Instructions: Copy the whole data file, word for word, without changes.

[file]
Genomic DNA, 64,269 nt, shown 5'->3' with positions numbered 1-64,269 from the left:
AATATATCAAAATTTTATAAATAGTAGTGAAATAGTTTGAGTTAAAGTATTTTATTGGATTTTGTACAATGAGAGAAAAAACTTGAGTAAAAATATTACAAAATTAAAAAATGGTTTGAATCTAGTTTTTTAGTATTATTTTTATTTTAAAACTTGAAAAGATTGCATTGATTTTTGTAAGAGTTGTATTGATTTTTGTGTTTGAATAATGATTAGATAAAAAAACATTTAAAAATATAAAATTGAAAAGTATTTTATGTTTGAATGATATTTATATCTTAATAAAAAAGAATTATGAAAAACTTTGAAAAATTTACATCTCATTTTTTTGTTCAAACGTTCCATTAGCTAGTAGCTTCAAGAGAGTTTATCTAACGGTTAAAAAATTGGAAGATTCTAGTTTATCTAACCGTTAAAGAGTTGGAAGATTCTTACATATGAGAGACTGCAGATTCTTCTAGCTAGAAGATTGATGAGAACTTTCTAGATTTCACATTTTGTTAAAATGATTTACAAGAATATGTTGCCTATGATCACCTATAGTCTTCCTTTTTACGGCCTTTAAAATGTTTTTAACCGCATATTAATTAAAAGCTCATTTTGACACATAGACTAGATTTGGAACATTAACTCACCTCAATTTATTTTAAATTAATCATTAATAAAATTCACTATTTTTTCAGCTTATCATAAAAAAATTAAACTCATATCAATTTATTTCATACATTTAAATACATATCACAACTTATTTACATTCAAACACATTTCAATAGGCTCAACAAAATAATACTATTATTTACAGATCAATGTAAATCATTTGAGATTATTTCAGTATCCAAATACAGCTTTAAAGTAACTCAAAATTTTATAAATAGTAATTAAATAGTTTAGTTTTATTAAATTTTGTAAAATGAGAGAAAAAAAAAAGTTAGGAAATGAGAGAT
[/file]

Genomic DNA, 64,269 nt, shown 5'->3' with positions numbered 1-64,269 from the left:
AATATATCAAAATTTTATAAATAGTAGTGAAATAGTTTGAGTTAAAGTATTTTATTGGATTTTGTACAATGAGAGAAAAAACTTGAGTAAAAATATTACAAAATTAAAAAATGGTTTGAATCTAGTTTTTTAGTATTATTTTTATTTTAAAACTTGAAAAGATTGCATTGATTTTTGTAAGAGTTGTATTGATTTTTGTGTTTGAATAATGATTAGATAAAAAAACATTTAAAAATATAAAATTGAAAAGTATTTTATGTTTGAATGATATTTATATCTTAATAAAAAAGAATTATGAAAAACTTTGAAAAATTTACATCTCATTTTTTTGTTCAAACGTTCCATTAGCTAGTAGCTTCAAGAGAGTTTATCTAACGGTTAAAAAATTGGAAGATTCTAGTTTATCTAACCGTTAAAGAGTTGGAAGATTCTTACATATGAGAGACTGCAGATTCTTCTAGCTAGAAGATTGATGAGAACTTTCTAGATTTCACATTTTGTTAAAATGATTTACAAGAATATGTTGCCTATGATCACCTATAGTCTTCCTTTTTACGGCCTTTAAAATGTTTTTAACCGCATATTAATTAAAAGCTCATTTTGACACATAGACTAGATTTGGAACATTAACTCACCTCAATTTATTTTAAATTAATCATTAATAAAATTCACTATTTTTTCAGCTTATCATAAAAAAATTAAACTCATATCAATTTATTTCATACATTTAAATACATATCACAACTTATTTACATTCAAACACATTTCAATAGGCTCAACAAAATAATACTATTATTTACAGATCAATGTAAATCATTTGAGATTATTTCAGTATCCAAATACAGCTTTAAAGTAACTCAAAATTTTATAAATAGTAATTAAATAGTTTAGTTTTATTAAATTTTGTAAAATGAGAGAAAAAAAAAAGTTAGGAAATGAGAGAT